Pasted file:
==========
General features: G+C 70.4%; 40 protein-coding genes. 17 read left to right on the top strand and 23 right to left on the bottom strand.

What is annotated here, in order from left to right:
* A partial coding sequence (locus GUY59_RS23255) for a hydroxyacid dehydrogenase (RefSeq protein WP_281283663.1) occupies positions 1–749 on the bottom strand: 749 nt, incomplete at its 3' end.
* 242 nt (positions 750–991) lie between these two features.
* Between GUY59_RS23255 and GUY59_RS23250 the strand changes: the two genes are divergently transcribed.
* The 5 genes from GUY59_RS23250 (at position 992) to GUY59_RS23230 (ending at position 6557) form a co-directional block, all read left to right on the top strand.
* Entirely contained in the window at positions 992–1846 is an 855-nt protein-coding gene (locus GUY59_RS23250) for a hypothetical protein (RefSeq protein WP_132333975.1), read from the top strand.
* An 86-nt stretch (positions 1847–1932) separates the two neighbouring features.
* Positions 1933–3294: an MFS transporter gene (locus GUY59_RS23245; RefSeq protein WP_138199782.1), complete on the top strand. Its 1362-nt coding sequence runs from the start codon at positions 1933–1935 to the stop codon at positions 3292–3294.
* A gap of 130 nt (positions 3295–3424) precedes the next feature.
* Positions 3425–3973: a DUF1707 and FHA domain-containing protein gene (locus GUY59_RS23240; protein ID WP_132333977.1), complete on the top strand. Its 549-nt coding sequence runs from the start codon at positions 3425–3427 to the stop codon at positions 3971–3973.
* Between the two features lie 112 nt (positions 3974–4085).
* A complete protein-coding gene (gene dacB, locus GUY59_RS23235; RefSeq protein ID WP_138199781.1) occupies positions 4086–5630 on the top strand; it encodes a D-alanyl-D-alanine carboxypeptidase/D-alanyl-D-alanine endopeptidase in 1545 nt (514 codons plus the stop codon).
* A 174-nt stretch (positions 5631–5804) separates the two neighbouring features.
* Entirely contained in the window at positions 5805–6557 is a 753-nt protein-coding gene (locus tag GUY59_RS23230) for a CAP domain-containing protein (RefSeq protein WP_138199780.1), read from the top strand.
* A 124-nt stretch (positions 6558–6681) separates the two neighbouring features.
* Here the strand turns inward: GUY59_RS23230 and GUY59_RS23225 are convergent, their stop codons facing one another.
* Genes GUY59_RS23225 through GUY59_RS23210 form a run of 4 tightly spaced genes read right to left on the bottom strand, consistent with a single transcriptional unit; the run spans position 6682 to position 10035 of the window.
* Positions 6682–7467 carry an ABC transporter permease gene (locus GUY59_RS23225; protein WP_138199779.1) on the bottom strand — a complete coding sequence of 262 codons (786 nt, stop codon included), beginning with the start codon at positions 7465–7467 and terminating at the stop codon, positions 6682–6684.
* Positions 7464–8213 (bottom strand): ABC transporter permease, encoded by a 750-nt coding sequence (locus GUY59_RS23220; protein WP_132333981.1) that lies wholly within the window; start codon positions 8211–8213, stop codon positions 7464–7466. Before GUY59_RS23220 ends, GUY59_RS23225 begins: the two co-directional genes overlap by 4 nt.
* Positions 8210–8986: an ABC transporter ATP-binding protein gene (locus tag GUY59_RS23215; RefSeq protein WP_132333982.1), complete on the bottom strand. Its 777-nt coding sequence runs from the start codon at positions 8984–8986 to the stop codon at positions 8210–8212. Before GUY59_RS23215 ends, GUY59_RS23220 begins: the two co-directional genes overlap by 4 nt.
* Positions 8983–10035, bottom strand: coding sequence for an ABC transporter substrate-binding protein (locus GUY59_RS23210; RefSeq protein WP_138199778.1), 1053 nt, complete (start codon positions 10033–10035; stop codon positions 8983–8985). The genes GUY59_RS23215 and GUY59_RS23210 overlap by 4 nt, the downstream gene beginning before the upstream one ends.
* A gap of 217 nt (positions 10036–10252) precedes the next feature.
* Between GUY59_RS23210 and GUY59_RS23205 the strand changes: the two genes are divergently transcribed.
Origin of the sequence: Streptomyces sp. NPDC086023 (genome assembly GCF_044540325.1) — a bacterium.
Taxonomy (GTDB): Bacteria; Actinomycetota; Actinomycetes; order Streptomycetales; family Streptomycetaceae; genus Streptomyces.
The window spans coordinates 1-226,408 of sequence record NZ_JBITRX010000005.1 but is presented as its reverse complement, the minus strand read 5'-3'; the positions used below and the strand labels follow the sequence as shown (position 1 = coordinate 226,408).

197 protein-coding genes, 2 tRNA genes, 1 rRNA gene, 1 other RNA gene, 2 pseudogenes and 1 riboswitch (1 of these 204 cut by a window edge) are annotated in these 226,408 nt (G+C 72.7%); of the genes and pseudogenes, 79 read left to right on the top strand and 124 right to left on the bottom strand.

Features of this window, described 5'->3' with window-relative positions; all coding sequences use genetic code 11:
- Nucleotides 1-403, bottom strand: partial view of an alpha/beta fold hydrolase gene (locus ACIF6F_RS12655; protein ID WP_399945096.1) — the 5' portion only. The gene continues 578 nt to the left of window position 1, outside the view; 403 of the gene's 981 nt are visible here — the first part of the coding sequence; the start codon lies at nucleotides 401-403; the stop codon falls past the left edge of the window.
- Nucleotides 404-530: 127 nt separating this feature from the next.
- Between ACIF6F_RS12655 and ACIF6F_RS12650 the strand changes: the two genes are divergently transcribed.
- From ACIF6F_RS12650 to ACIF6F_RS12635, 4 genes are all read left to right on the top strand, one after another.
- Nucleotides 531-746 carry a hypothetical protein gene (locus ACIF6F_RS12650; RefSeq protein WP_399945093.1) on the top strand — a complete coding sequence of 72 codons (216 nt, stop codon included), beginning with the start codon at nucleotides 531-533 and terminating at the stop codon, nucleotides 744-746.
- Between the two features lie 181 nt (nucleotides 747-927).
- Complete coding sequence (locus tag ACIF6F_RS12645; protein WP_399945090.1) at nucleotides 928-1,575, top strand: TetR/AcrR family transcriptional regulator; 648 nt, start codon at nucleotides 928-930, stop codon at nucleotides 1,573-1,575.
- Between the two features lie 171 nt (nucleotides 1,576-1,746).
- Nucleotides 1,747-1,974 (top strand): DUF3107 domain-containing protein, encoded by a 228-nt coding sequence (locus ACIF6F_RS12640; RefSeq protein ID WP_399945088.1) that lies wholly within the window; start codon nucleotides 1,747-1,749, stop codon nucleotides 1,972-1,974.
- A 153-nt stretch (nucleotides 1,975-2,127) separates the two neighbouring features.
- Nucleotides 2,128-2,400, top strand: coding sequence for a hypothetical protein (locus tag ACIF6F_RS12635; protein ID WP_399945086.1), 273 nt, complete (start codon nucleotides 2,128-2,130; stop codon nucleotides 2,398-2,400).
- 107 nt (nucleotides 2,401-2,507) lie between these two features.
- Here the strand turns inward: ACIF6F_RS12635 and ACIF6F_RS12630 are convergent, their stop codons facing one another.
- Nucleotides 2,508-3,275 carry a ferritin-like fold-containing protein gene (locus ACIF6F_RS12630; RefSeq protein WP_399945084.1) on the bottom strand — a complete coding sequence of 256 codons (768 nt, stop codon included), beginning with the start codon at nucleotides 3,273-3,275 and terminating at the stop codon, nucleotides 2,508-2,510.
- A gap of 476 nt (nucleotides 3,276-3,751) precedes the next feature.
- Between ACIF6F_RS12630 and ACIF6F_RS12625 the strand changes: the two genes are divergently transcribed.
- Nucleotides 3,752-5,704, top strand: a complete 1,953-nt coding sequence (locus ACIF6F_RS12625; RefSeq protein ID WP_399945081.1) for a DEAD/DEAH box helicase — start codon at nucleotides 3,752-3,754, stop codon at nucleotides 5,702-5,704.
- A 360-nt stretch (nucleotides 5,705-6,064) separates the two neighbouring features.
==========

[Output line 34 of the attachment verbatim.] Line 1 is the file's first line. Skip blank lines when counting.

- Nucleotides 531-746 carry a hypothetical protein gene (locus ACIF6F_RS12650; RefSeq protein WP_399945093.1) on the top strand — a complete coding sequence of 72 codons (216 nt, stop codon included), beginning with the start codon at nucleotides 531-533 and terminating at the stop codon, nucleotides 744-746.